Tuesday, December 9, 2008

MOSS Cascading DropDownLists - The Sexy Approach - 1 of 2

Disclaimer: I recommend reviewing any/all code (including content that is linked to) and fully understanding what it does before deploying anything to your staging, test, and/or production environments. There is nothing worse than deploying code/solutions which cause critical errors that you don't know how to fix.

Link to next post: MOSS Cascading DropDownLists - The Sexy Approach - 2 of 2

I am really excited about this post for a number of reasons:
  • AJAX makes things look really slick
  • Cascading DropDownLists in SharePoint are a pain
  • I've finally finished this project!
The task at hand was to implement Cascading DropDownLists within a standard SharePoint list (no InfoPath). Some resources that were immensely helpful while constructing this are as follows.
Regarding Custom Field Controls and Cascading DropDownLists:
Regarding AJAX integration with SharePoint:
The project consists of two solutions, one which configures the web.config with modifications to allow ASP.NET AJAX, and one which deploys an AJAX Cascading DropDownList custom field control. This post will cover the integration with AJAX. My next post will cover the custom field control.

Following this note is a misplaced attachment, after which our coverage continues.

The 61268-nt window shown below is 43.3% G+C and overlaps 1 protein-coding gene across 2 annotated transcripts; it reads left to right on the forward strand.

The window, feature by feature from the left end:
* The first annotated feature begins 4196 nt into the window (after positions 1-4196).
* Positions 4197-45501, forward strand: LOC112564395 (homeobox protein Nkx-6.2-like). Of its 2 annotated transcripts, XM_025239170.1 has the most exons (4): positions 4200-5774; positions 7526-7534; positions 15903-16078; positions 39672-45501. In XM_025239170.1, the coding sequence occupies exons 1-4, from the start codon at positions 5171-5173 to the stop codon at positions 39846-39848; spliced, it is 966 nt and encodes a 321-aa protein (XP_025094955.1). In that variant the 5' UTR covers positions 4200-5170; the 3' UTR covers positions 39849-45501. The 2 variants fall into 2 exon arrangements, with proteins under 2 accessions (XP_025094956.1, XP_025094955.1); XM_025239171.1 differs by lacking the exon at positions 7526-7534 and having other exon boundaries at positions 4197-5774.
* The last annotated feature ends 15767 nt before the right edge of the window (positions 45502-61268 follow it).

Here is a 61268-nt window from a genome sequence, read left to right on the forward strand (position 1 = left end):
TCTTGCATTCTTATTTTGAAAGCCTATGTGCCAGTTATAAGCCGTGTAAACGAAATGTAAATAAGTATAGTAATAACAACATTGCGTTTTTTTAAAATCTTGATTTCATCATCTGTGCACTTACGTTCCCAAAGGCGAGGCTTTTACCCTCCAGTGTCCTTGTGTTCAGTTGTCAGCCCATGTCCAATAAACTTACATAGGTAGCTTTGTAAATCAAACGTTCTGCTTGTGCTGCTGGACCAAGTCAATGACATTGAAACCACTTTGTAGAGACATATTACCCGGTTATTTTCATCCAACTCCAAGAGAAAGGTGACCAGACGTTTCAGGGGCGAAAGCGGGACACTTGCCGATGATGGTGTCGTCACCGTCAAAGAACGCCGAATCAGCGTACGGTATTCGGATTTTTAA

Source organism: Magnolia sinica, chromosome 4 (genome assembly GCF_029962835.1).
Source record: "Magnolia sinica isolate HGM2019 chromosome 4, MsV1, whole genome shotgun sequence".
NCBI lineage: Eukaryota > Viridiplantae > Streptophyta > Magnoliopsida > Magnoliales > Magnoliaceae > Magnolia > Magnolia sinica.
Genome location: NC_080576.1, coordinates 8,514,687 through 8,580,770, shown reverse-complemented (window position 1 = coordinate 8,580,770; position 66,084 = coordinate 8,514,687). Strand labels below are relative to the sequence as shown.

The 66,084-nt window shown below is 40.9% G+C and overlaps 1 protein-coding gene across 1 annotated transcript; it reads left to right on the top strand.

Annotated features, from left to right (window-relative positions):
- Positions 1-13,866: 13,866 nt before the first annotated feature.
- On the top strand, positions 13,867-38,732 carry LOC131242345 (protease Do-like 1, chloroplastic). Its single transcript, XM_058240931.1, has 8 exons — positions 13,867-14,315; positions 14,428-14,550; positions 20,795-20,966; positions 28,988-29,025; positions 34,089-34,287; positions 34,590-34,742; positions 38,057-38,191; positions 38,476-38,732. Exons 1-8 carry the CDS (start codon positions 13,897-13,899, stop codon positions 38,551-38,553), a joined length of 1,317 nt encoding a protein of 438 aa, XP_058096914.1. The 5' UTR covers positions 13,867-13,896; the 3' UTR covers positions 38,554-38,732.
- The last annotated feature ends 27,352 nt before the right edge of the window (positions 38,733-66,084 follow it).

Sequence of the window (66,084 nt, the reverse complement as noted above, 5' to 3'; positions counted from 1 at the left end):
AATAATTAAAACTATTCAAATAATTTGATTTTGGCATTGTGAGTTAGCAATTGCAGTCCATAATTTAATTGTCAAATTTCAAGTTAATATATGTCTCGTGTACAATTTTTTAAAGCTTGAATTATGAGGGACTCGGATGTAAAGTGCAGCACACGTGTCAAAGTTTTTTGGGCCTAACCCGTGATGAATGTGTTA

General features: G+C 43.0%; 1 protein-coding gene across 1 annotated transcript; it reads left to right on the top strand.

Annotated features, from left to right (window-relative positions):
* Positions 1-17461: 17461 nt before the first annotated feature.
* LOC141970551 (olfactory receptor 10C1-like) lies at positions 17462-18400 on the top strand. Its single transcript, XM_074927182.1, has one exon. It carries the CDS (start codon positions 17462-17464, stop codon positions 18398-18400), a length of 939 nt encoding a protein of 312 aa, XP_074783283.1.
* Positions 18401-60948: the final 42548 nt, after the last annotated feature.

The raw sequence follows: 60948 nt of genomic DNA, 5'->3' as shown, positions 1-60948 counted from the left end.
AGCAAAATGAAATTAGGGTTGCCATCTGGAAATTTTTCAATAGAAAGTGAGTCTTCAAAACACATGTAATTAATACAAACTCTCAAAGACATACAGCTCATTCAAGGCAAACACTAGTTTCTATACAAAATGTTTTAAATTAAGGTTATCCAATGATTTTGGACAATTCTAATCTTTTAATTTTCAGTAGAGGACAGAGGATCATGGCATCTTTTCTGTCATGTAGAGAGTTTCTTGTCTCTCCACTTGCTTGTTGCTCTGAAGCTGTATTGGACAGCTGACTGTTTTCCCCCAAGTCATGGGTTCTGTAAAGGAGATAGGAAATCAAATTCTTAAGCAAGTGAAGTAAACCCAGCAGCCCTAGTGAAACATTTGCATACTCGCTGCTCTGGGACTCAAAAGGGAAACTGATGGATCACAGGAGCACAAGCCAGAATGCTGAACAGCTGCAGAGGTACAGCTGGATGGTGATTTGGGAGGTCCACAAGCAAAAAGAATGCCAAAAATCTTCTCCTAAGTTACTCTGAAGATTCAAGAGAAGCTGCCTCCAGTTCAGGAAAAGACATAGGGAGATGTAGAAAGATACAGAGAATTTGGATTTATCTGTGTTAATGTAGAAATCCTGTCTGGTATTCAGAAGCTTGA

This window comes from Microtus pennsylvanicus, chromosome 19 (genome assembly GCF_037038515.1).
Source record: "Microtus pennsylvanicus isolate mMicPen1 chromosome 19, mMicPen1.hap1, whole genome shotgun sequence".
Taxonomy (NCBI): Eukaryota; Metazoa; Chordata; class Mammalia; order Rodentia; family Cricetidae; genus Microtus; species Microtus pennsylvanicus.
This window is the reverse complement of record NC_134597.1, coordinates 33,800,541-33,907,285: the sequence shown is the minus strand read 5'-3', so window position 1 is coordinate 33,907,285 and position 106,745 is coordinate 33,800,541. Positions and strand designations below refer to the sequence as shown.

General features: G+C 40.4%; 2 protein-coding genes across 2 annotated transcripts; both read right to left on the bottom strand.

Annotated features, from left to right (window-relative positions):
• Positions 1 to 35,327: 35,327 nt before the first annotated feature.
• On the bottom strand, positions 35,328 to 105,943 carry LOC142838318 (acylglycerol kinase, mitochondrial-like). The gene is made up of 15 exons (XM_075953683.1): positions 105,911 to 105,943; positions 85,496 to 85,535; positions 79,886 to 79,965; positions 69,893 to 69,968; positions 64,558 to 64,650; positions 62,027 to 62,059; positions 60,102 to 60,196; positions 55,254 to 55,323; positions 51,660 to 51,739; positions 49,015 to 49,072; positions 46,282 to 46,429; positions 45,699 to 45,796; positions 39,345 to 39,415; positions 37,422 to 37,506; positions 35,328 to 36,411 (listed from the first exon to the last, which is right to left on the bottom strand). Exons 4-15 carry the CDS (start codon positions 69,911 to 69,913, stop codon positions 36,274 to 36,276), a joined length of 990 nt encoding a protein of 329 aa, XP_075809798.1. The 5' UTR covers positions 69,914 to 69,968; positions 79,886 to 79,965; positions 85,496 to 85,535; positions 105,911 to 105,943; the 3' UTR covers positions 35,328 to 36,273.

These are links to the four files (Feature.xml, manifest.xml, wsp_structure.ddf, AjaxControlToolkitSupportInstaller.cs) which are necessary for the solution which enables AJAX on your web application. I have decided to host the files within my GoogleDocs account because I like color coded files, there is too much code to paste it into this blog window, and I don't feel like creating a CodePlex project to upload, maintain, track bugs, and such.

If you are familiar at all with SharePoint Solution deployment, you will be right at home with manifest.xml and wsp_structure.ddf. I did not use any 3rd party tools for solution deployment. I used a simple C# class library with some custom batch files for processing the wsp_structure.ddf.

Please note:  You *must* create two GUIDS: one for the solution, and one for the feature. Also, be sure to create your assembly with a strong name, and insert your PublicKeyToken into the Feature.xml file.

I took bits and pieces from both Rich Finn's CodePlex project and Mike Ammerlaan's blog to create this feature. However, I really liked the way that Ted Pattison implemented a SPWebConfigModification feature in his post Using a Web Application Feature to Modify web.config, so instead of Ajaxify MOSS's command line approach, this is entirely browser based, and activated/deactivated within Central Administration on the "Web Application Features" page. Speaking from experience, be sure you have the correct web application selected before you activate the feature.

Part 2 to be coming shortly.


1 comment:

  1. Looks promising. ;-)
    What about a "happy new year post" with the second part?